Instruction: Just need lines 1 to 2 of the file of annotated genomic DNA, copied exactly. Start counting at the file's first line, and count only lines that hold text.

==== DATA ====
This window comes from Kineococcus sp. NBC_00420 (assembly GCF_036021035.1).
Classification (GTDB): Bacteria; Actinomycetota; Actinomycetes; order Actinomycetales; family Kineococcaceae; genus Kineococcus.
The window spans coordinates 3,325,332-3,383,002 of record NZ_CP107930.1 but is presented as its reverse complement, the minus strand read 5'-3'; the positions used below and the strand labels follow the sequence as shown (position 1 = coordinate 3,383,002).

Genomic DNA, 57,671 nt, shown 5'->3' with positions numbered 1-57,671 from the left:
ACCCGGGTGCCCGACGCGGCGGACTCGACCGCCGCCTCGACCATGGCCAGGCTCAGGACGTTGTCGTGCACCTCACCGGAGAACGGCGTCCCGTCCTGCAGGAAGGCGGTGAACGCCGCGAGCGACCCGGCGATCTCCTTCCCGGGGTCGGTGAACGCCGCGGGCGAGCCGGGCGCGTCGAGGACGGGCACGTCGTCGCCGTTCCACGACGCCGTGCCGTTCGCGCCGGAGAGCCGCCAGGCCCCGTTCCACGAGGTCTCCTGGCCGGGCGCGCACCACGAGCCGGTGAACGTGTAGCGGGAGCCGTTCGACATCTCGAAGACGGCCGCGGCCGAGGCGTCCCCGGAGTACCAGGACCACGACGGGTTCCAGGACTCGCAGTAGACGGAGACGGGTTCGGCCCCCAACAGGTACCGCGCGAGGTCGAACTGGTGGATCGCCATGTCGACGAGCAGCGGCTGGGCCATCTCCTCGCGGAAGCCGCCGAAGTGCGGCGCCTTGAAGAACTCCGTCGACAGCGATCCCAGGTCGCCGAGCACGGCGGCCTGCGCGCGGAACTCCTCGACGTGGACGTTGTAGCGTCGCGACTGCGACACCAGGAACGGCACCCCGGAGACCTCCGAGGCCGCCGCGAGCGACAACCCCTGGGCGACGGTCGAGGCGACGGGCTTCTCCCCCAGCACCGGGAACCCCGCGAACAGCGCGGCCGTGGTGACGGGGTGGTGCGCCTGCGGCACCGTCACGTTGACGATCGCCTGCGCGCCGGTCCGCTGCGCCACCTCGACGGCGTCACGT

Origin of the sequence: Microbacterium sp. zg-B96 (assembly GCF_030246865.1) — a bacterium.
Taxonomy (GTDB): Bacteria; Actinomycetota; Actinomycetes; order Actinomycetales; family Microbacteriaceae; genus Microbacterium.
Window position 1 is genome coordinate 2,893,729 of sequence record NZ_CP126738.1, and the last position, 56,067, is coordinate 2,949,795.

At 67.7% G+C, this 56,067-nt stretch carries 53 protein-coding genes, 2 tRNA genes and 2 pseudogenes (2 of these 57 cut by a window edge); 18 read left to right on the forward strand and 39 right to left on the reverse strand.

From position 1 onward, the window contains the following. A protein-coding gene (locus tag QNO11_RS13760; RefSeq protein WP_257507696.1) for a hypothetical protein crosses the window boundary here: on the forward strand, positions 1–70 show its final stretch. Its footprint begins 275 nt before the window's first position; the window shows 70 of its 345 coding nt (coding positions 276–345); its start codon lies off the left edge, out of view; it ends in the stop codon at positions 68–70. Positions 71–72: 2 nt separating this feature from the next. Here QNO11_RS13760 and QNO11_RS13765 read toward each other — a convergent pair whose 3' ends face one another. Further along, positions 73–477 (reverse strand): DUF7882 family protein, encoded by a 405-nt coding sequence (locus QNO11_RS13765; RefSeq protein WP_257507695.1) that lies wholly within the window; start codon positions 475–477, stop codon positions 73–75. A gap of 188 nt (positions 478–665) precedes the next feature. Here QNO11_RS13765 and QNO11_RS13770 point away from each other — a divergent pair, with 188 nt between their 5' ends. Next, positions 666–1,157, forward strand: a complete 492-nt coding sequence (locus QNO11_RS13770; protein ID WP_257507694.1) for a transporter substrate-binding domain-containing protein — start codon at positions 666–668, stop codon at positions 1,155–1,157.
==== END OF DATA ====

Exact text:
This window comes from Kineococcus sp. NBC_00420 (assembly GCF_036021035.1).
Classification (GTDB): Bacteria; Actinomycetota; Actinomycetes; order Actinomycetales; family Kineococcaceae; genus Kineococcus.